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Energy Savings Assessment for the Robert E. Johnson State Office Building in Austin, Texas
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U.S. businesses and institutions spend an estimated $175 billion per year for energy. Of that, the fraction under performance contracts and energy service agreements is currently growing, aided by cheaper monitoring technology and integration with EMCS systems. Energy simulation programs are used both for estimating potential savings as well as to help verify savings from retrofits actually installed. The potential accuracy afforded by today's energy simulation programs is high. Yet the reliability of the results is frequently compromised by a lack of certainty that the simulations reflect actual conditions. Although there is little documentation on current methods to verify energy savings in buildings, the International Performance Measurement and Verification Protocol (IPMVP), developed by the Department of Energy (DOE), provides best practice techniques available for verifying results of energy efficiency, water efficiency, and renewable energy projects. This paper presents a method for verifying the energy savings of a newly constructed building using a baseline simulation model calibrated to the measured whole-building energy consumption to determined the independent and combined effect of the stated efficient components installed in the building. In this paper the results show that the energy savings resulting from the new design reduced the energy use by 46% when compared to similar state office buildings.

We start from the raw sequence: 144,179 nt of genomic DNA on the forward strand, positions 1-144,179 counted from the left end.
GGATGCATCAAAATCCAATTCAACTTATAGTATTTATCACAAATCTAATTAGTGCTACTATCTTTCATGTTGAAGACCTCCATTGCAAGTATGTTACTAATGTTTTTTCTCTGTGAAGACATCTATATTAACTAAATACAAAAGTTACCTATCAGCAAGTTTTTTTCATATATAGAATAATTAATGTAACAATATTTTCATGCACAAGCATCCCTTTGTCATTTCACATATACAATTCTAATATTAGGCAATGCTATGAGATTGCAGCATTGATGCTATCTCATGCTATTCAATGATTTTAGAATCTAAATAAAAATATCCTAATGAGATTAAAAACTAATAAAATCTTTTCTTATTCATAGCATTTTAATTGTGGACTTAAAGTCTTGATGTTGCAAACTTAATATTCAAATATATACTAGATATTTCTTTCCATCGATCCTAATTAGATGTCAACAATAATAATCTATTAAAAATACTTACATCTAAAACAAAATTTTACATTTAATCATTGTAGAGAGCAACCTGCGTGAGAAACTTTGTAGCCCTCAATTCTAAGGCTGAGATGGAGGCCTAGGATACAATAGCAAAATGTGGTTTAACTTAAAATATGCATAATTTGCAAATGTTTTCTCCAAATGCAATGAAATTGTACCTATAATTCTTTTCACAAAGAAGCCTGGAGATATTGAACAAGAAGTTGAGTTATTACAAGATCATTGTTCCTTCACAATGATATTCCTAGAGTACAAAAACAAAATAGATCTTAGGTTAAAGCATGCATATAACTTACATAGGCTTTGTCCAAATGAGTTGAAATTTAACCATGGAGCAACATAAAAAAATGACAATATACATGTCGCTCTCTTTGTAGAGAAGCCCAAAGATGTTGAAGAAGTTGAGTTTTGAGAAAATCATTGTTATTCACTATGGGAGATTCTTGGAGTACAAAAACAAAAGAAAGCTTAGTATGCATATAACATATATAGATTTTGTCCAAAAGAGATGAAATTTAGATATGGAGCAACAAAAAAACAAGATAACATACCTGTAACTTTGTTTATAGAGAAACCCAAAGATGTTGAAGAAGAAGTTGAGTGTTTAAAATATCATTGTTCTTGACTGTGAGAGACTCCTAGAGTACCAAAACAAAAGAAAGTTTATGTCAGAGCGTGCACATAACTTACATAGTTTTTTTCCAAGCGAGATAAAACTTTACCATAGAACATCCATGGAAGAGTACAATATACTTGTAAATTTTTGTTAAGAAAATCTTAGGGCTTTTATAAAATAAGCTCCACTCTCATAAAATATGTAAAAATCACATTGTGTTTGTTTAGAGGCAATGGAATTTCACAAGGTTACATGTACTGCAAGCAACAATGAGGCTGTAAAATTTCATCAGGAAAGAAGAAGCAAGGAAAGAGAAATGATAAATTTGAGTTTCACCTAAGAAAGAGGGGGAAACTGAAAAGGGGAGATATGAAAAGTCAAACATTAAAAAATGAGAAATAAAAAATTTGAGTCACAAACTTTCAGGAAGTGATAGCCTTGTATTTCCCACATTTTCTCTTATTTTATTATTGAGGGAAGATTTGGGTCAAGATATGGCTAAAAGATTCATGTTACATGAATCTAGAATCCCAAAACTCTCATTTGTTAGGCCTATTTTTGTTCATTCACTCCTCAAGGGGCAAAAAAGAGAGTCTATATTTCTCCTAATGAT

Sylvester, K. E.; Haberl, J. S.; Song, S.; Turner, W. D. (2002). Energy Savings Assessment for the Robert E. Johnson State Office Building in Austin, Texas. Energy Systems Laboratory (http://esl.tamu.edu); Texas A&M University (http://www.tamu.edu). Available electronically from